Citation: Wu JP, McKee MM, Mckee KS, Mead, MA, Plegue M, Sen A. Female sterilization is more common among women with physical and/or sensory disabilities than women without disabilities in the United States. Disability and Health Journal. 2017 Jan. DOI: 10.1016/j.dhjo.2016.12.020

Browse the latest U-M family medicine research on reproductive and women's health and disability health. 


A longitudinal look at the first cohort of family medicine residents in Shizuoka, Japan



Highlight:  "A resident self-competency assessment provides a simple and practical way to conduct an assessment of skills, to monitor skills over time, to use the data to inform residency program improvement, and to demonstrate the breadth of family medicine training to policymakers, and other stakeholders."

Citation: Fetters MD, Motohara S, Ivey L, et al. Utility of self-competency ratings during residency training in family medicine education-emerging countries: findings from Japan. Asia Pac Fam Med. 2017 Jan 10;16:1. doi: 10.1186/s12930-016-0031-1


 Browse the latest U-M family medicine research on global primary care.


Essay in the New England Journal of Medicine Catalyst calls for deeper questions in medical training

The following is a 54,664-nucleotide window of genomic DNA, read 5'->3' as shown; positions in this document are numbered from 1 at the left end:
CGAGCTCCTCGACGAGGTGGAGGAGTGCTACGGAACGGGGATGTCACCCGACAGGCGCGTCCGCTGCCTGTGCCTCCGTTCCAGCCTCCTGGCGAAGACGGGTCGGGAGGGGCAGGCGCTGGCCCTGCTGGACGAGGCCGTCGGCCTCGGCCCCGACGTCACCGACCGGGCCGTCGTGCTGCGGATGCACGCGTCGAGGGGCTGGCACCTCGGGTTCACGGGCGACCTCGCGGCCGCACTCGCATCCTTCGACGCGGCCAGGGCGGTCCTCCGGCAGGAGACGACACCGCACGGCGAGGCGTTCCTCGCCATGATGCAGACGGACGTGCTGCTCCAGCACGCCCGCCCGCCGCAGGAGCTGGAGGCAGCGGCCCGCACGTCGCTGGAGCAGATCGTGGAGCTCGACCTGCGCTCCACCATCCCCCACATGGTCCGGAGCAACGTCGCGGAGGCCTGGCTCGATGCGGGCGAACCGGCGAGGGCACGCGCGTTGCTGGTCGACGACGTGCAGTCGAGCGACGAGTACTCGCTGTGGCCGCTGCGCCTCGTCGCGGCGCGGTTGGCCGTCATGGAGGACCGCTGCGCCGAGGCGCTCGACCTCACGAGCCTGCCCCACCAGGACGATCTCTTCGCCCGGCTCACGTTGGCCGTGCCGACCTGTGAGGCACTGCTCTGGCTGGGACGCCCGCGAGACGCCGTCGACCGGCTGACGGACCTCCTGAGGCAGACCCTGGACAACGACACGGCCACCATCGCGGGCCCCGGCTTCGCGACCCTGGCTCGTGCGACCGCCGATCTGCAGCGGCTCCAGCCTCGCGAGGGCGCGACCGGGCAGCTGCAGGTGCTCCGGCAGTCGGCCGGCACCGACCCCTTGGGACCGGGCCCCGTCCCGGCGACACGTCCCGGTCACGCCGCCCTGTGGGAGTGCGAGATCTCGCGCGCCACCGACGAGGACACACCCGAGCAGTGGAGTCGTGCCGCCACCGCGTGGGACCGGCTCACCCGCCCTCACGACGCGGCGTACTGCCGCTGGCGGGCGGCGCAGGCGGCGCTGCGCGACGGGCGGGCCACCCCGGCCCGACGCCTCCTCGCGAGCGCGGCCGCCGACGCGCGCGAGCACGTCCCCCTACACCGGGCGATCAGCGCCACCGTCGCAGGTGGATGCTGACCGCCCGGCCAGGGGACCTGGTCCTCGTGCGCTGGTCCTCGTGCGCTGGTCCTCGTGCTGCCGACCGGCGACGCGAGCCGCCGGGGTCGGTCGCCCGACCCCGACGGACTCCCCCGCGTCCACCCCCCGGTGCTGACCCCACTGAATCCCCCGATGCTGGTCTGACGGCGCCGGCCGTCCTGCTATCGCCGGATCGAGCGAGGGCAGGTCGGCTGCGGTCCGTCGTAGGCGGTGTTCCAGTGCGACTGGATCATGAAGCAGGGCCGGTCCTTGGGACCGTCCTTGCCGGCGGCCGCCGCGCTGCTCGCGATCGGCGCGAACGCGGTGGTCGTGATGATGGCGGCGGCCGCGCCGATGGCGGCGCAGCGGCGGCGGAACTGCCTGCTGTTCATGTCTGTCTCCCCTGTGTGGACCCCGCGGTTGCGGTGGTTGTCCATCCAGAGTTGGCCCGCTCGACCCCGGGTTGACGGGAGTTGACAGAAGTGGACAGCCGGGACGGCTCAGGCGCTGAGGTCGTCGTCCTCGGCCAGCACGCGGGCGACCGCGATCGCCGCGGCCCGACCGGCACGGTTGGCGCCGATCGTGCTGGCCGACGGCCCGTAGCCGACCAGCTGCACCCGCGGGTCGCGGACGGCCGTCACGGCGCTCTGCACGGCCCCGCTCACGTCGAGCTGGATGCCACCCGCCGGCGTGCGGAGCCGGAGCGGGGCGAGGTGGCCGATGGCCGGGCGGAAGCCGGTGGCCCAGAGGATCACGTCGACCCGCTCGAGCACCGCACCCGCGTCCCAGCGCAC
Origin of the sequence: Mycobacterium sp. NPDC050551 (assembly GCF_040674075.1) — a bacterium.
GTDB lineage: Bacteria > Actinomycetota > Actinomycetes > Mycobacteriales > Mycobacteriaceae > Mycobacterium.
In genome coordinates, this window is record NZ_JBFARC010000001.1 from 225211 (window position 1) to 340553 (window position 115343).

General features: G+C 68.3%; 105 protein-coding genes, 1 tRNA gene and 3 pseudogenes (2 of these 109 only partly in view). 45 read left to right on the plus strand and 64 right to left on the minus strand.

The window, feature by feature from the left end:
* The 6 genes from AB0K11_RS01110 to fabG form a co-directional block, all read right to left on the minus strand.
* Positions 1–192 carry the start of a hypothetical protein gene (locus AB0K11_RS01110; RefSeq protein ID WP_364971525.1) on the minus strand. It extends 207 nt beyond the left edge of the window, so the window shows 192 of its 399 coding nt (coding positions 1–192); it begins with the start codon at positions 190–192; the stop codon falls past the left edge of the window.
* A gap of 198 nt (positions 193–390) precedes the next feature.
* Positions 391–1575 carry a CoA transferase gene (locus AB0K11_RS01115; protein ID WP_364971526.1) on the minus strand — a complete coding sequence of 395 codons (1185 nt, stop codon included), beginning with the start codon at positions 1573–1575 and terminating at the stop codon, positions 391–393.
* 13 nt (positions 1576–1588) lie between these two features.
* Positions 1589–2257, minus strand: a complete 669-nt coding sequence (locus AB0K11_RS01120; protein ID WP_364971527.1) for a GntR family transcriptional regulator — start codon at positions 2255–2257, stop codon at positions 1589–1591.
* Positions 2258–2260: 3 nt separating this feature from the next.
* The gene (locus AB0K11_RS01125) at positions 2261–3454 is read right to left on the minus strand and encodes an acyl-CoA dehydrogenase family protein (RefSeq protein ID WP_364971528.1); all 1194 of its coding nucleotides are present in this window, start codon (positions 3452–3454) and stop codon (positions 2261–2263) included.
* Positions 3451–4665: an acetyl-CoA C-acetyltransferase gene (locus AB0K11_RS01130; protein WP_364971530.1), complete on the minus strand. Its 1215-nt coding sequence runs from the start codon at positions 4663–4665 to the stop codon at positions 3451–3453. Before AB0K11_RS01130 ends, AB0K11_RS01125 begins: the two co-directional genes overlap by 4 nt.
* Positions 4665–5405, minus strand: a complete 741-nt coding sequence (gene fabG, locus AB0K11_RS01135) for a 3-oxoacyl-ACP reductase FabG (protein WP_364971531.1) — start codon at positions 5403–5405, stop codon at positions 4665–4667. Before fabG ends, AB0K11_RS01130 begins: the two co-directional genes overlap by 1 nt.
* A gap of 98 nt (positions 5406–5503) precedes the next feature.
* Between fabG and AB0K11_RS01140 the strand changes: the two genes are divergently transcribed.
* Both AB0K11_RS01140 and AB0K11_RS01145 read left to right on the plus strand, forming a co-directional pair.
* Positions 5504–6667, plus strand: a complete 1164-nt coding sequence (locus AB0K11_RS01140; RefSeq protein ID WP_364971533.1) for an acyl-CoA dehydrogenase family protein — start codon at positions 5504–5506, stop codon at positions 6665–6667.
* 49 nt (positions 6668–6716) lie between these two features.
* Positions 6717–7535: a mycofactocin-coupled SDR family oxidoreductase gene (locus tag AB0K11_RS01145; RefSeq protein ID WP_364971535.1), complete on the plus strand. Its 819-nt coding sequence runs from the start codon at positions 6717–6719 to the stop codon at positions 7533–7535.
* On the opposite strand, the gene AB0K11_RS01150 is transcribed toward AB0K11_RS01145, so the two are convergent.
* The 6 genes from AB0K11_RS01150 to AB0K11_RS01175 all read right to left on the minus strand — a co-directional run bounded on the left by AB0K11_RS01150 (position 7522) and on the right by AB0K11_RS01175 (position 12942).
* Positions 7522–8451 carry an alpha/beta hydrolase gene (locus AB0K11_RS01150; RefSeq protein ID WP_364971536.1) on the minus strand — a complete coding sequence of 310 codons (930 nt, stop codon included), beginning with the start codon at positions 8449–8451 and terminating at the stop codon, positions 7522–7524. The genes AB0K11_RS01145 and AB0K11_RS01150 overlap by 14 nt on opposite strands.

Jocelyn Wilson M.D. quote
Quote from In-Training medical student blog by Dr. Jocelyn Mary-Estelle Wilson


Highlight:  "Cultivating a sense of meaning and purpose during medical training can also create a personalized lattice onto which knowledge and facts can attach and grow. It is easier to remember the mechanism of each contraceptive method when you feel a sense of purpose to reduce reproductive injustices faced by low-income women, or the anatomy of a joint if you find meaning in preserving mobility and independence among the injured or elderly."

Citation:  Meaning and Purpose: Refocusing on the Why in Medical Education. Nejm.org. http://catalyst.nejm.org/meaning-and-purpose-medical-education. Published February 1, 2017. Accessed Februrary 28, 2017.



Diet Could Help Breast Cancer Survivors Beat Fatigue



Highlight:  "A 3-month whole foods dietary intervention compared to an attention control was able to significantly improve persistent cancer-related fatigue by over 44% compared to only 8% in the attention control group (p=0.01). In addition, women randomized to the dietary intervention also experienced a significant improvement of nearly 50% in sleep quality while women in the control group experienced no change or a slight decrease in their sleep quality (p=0.03)."

Citation:  Zick SM, Colacino J, Cornellier M, Khabir T, Surnow K, Djuric Z. Fatigue reduction diet in breast cancer survivors: a pilot randomized clinical trial. Breast Cancer Res Treat. 2016 Dec 2. DOI: 10.1007/s10549-016-4070-y


Browse the latest U-M family medicine research on integrative and alternative medicine.



>>Check out all 31 publications from January/February in our PubMed collection